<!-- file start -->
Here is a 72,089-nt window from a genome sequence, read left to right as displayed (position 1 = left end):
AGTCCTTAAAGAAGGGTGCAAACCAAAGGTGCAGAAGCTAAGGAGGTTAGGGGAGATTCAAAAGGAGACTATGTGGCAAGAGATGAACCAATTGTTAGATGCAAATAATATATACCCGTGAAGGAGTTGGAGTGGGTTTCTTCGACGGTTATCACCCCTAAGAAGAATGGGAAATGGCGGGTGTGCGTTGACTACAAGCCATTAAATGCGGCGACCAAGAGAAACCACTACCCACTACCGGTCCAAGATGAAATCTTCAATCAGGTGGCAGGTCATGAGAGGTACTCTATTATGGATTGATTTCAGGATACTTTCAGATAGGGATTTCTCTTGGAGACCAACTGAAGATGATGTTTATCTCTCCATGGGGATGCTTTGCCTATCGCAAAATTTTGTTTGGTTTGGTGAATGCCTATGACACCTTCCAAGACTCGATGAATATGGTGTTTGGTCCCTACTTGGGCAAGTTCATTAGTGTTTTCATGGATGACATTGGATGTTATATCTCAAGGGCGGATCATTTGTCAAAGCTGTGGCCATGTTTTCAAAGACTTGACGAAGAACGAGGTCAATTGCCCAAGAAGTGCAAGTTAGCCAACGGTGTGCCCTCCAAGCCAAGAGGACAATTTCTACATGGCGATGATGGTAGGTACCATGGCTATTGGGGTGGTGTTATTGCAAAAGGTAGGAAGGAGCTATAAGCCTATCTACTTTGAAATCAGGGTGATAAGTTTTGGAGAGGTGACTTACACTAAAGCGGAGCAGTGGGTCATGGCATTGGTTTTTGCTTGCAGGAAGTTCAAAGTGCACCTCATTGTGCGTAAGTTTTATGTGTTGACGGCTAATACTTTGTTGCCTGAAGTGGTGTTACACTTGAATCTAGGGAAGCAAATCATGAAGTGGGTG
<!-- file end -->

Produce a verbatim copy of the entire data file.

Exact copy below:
Here is a 72,089-nt window from a genome sequence, read left to right as displayed (position 1 = left end):
AGTCCTTAAAGAAGGGTGCAAACCAAAGGTGCAGAAGCTAAGGAGGTTAGGGGAGATTCAAAAGGAGACTATGTGGCAAGAGATGAACCAATTGTTAGATGCAAATAATATATACCCGTGAAGGAGTTGGAGTGGGTTTCTTCGACGGTTATCACCCCTAAGAAGAATGGGAAATGGCGGGTGTGCGTTGACTACAAGCCATTAAATGCGGCGACCAAGAGAAACCACTACCCACTACCGGTCCAAGATGAAATCTTCAATCAGGTGGCAGGTCATGAGAGGTACTCTATTATGGATTGATTTCAGGATACTTTCAGATAGGGATTTCTCTTGGAGACCAACTGAAGATGATGTTTATCTCTCCATGGGGATGCTTTGCCTATCGCAAAATTTTGTTTGGTTTGGTGAATGCCTATGACACCTTCCAAGACTCGATGAATATGGTGTTTGGTCCCTACTTGGGCAAGTTCATTAGTGTTTTCATGGATGACATTGGATGTTATATCTCAAGGGCGGATCATTTGTCAAAGCTGTGGCCATGTTTTCAAAGACTTGACGAAGAACGAGGTCAATTGCCCAAGAAGTGCAAGTTAGCCAACGGTGTGCCCTCCAAGCCAAGAGGACAATTTCTACATGGCGATGATGGTAGGTACCATGGCTATTGGGGTGGTGTTATTGCAAAAGGTAGGAAGGAGCTATAAGCCTATCTACTTTGAAATCAGGGTGATAAGTTTTGGAGAGGTGACTTACACTAAAGCGGAGCAGTGGGTCATGGCATTGGTTTTTGCTTGCAGGAAGTTCAAAGTGCACCTCATTGTGCGTAAGTTTTATGTGTTGACGGCTAATACTTTGTTGCCTGAAGTGGTGTTACACTTGAATCTAGGGAAGCAAATCATGAAGTGGGTG